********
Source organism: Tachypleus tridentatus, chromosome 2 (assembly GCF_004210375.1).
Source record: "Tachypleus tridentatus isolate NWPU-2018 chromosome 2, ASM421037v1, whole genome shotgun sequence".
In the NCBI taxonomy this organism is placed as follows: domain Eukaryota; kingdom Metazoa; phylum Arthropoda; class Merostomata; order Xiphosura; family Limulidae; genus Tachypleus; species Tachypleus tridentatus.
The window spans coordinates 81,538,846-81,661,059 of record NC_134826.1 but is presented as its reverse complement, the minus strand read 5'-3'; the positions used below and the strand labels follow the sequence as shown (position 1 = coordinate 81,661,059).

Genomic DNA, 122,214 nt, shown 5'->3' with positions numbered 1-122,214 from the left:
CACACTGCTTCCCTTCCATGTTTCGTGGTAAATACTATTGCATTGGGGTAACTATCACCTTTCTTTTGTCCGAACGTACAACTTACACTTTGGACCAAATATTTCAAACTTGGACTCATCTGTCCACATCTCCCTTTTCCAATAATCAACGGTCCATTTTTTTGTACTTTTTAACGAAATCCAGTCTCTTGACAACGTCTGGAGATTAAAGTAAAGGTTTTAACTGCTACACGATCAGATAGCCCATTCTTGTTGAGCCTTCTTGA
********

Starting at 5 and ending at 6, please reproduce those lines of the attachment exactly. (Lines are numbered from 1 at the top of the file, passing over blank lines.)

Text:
Genomic DNA, 122,214 nt, shown 5'->3' with positions numbered 1-122,214 from the left:
CACACTGCTTCCCTTCCATGTTTCGTGGTAAATACTATTGCATTGGGGTAACTATCACCTTTCTTTTGTCCGAACGTACAACTTACACTTTGGACCAAATATTTCAAACTTGGACTCATCTGTCCACATCTCCCTTTTCCAATAATCAACGGTCCATTTTTTTGTACTTTTTAACGAAATCCAGTCTCTTGACAACGTCTGGAGATTAAAGTAAAGGTTTTAACTGCTACACGATCAGATAGCCCATTCTTGTTGAGCCTTCTTGA